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No experimental manipulation?

You didn't seek to experimentally manipulate affect? And you only collected n=42? It doesn't seem like there's a lot of information here...

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1 Answer
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Accepted answer

As this was not a controlled/randomized experiment (we never declared it as such), we did not seek to experimentally manipulate affects. Besides that recent studies have questioned the effects of mood-induction techniques (e.g., Forgeard, 2011, referenced in the article), we wanted to study the participants’ natural affects. Additionally, a revision of this document declared the study as a natural experiment (i.e., observational studies not controlled like in randomized experiments). However, the editor suggested that there was no need to call this a natural experiment because it appeared like a textbook-related term. We decided to follow his suggestion to employ the more generic term study or experiment throughout the text. Still, controlled experiments might be useful, and we call for them in the "Implications and future research" section.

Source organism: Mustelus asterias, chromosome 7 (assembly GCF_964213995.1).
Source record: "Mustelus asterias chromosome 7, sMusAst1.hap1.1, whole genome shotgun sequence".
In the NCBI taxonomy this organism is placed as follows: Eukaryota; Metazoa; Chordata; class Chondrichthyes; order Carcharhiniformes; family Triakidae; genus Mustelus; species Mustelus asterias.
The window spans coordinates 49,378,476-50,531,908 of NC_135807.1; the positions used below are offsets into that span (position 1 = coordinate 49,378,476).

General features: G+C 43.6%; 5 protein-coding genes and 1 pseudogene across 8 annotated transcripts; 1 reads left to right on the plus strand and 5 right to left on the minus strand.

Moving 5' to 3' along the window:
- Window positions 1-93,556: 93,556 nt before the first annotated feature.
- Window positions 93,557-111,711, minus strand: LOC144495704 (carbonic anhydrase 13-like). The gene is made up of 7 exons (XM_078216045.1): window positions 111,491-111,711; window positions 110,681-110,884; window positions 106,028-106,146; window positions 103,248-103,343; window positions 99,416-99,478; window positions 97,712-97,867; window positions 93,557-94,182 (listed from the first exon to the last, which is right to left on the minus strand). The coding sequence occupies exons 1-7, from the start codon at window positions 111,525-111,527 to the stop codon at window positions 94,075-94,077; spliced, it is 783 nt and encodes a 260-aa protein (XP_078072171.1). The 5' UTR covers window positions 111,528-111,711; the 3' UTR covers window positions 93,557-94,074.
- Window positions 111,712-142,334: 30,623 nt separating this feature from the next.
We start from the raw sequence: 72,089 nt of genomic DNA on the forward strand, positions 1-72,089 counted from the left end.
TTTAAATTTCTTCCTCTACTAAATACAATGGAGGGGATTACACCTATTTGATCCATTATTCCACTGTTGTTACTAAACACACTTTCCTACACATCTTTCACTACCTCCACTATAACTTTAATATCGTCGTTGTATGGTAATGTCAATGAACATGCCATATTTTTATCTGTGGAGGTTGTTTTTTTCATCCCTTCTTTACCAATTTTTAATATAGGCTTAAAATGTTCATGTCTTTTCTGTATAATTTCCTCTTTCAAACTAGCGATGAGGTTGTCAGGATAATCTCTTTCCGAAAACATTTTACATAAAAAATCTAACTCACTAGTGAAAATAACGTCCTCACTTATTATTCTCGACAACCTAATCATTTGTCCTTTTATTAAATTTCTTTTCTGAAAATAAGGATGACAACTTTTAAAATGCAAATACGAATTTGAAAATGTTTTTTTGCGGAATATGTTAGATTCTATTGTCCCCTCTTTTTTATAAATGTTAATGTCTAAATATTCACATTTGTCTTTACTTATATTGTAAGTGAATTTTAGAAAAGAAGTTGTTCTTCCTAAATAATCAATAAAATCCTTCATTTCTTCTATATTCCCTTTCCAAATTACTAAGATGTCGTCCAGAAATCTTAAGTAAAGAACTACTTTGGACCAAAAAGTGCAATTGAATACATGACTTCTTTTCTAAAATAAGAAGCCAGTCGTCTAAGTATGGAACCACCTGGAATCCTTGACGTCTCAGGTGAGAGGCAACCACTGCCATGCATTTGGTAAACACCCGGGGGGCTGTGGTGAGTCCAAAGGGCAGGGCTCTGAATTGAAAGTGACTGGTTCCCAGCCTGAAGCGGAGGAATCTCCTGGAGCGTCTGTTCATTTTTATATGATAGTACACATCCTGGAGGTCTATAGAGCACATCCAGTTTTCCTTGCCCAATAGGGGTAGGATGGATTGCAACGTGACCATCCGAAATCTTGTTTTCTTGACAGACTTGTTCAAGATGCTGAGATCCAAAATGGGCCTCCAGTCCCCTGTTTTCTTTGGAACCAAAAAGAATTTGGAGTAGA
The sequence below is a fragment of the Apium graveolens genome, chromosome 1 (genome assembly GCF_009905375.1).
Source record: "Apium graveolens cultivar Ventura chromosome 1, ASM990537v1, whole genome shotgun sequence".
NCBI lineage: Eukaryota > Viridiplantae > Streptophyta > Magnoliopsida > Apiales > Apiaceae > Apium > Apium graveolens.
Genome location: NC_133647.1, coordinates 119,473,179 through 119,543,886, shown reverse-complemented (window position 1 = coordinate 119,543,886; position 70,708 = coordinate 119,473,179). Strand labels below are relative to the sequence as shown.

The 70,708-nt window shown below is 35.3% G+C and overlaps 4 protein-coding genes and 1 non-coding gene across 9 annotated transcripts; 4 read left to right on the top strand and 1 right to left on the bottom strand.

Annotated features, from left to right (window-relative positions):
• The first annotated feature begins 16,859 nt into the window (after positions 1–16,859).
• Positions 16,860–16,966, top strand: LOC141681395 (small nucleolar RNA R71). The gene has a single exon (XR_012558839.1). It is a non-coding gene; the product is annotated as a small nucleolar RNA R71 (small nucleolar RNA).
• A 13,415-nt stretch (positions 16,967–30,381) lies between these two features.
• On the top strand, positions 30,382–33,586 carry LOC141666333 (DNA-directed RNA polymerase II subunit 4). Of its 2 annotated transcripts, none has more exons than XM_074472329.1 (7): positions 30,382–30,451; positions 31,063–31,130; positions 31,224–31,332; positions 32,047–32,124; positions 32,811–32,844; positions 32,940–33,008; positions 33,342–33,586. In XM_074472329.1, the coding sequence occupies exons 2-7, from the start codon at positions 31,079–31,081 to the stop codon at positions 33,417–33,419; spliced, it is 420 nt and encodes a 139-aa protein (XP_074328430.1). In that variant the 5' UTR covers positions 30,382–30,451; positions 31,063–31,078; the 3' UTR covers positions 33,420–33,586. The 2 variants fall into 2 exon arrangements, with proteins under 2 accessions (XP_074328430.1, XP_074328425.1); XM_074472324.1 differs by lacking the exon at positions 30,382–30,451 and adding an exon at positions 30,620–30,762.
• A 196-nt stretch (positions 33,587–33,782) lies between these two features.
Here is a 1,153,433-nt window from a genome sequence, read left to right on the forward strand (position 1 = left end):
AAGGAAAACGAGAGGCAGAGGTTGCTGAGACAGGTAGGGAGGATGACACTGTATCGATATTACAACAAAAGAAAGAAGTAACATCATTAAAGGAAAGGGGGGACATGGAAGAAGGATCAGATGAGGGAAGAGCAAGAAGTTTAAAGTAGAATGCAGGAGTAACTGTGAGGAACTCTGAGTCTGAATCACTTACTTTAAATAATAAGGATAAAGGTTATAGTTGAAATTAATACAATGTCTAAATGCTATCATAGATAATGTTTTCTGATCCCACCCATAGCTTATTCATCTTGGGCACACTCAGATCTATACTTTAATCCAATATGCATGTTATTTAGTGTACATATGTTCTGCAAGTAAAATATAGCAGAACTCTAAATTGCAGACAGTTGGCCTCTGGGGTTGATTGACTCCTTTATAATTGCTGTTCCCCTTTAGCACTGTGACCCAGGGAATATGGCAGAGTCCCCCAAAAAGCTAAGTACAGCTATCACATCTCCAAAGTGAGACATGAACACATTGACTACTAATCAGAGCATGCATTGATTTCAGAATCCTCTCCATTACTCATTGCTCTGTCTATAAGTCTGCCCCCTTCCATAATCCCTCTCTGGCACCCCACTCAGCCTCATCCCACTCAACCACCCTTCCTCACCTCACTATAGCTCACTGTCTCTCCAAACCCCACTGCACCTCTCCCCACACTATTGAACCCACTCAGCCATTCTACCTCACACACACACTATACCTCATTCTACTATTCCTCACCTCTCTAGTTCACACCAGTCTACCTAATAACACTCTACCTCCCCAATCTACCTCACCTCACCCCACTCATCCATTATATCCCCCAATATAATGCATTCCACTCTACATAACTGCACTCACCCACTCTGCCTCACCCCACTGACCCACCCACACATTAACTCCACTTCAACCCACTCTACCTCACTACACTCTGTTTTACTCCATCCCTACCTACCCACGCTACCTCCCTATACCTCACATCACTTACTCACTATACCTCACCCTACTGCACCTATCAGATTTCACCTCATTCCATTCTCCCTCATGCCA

To answer the second question: yes, the study is based on 42 participants. In the future studies there should be a larger sample size as also suggested in the article.

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